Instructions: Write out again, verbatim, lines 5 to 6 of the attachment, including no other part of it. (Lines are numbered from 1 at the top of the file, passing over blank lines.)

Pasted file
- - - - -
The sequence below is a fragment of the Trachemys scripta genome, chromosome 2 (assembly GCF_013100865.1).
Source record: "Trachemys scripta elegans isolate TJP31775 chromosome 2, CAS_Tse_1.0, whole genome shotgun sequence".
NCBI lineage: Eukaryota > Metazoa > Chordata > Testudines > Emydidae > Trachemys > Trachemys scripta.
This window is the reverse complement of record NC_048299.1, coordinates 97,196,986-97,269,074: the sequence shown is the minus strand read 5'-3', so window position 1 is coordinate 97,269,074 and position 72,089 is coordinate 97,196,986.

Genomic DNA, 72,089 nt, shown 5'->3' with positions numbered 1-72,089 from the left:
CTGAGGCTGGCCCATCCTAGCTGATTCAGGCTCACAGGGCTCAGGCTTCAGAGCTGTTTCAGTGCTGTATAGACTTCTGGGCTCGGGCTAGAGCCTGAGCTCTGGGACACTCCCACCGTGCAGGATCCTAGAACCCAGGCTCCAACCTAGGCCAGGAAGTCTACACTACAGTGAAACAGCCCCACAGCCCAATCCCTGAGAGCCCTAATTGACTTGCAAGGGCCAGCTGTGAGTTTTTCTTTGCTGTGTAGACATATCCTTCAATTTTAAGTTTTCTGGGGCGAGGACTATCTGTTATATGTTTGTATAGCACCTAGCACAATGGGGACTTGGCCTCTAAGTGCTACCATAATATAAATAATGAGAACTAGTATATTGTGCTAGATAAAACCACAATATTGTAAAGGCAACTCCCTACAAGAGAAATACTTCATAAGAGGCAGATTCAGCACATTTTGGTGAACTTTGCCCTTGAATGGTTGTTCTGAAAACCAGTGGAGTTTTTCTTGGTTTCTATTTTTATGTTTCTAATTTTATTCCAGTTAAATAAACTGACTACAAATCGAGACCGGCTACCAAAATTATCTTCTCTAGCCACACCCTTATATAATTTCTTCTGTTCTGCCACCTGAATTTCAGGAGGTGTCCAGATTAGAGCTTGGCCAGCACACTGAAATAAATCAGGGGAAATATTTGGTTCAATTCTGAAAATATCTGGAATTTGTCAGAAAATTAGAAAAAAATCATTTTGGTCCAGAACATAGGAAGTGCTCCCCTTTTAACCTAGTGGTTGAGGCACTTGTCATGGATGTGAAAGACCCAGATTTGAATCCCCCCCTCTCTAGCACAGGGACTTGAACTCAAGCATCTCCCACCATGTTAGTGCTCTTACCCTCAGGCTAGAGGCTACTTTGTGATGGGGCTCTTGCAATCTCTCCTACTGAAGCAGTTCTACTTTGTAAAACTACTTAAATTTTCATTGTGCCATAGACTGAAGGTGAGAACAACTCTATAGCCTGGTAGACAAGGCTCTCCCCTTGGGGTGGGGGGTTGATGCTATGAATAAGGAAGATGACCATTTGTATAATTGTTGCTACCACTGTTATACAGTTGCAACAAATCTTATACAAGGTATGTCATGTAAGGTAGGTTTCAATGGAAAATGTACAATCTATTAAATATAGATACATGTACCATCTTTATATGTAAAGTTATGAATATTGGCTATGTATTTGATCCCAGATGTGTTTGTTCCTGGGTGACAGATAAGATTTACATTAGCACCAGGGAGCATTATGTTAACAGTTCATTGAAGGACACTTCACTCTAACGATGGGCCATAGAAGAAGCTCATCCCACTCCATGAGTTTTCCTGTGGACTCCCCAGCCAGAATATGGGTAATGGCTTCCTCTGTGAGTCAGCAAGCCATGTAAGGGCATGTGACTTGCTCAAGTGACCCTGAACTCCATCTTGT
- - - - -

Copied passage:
Genomic DNA, 72,089 nt, shown 5'->3' with positions numbered 1-72,089 from the left:
CTGAGGCTGGCCCATCCTAGCTGATTCAGGCTCACAGGGCTCAGGCTTCAGAGCTGTTTCAGTGCTGTATAGACTTCTGGGCTCGGGCTAGAGCCTGAGCTCTGGGACACTCCCACCGTGCAGGATCCTAGAACCCAGGCTCCAACCTAGGCCAGGAAGTCTACACTACAGTGAAACAGCCCCACAGCCCAATCCCTGAGAGCCCTAATTGACTTGCAAGGGCCAGCTGTGAGTTTTTCTTTGCTGTGTAGACATATCCTTCAATTTTAAGTTTTCTGGGGCGAGGACTATCTGTTATATGTTTGTATAGCACCTAGCACAATGGGGACTTGGCCTCTAAGTGCTACCATAATATAAATAATGAGAACTAGTATATTGTGCTAGATAAAACCACAATATTGTAAAGGCAACTCCCTACAAGAGAAATACTTCATAAGAGGCAGATTCAGCACATTTTGGTGAACTTTGCCCTTGAATGGTTGTTCTGAAAACCAGTGGAGTTTTTCTTGGTTTCTATTTTTATGTTTCTAATTTTATTCCAGTTAAATAAACTGACTACAAATCGAGACCGGCTACCAAAATTATCTTCTCTAGCCACACCCTTATATAATTTCTTCTGTTCTGCCACCTGAATTTCAGGAGGTGTCCAGATTAGAGCTTGGCCAGCACACTGAAATAAATCAGGGGAAATATTTGGTTCAATTCTGAAAATATCTGGAATTTGTCAGAAAATTAGAAAAAAATCATTTTGGTCCAGAACATAGGAAGTGCTCCCCTTTTAACCTAGTGGTTGAGGCACTTGTCATGGATGTGAAAGACCCAGATTTGAATCCCCCCCTCTCTAGCACAGGGACTTGAACTCAAGCATCTCCCACCATGTTAGTGCTCTTACCCTCAGGCTAGAGGCTACTTTGTGATGGGGCTCTTGCAATCTCTCCTACTGAAGCAGTTCTACTTTGTAAAACTACTTAAATTTTCATTGTGCCATAGACTGAAGGTGAGAACAACTCTATAGCCTGGTAGACAAGGCTCTCCCCTTGGGGTGGGGGGTTGATGCTATGAATAAGGAAGATGACCATTTGTATAATTGTTGCTACCACTGTTATACAGTTGCAACAAATCTTATACAAGGTATGTCATGTAAGGTAGGTTTCAATGGAAAATGTACAATCTATTAAATATAGATACATGTACCATCTTTATATGTAAAGTTATGAATATTGGCTATGTATTTGATCCCAGATGTGTTTGTTCCTGGGTGACAGATAAGATTTACATTAGCACCAGGGAGCATTATGTTAACAGTTCATTGAAGGACACTTCACTCTAACGATGGGCCATAGAAGAAGCTCATCCCACTCCATGAGTTTTCCTGTGGACTCCCCAGCCAGAATATGGGTAATGGCTTCCTCTGTGAGTCAGCAAGCCATGTAAGGGCATGTGACTTGCTCAAGTGACCCTGAACTCCATCTTGT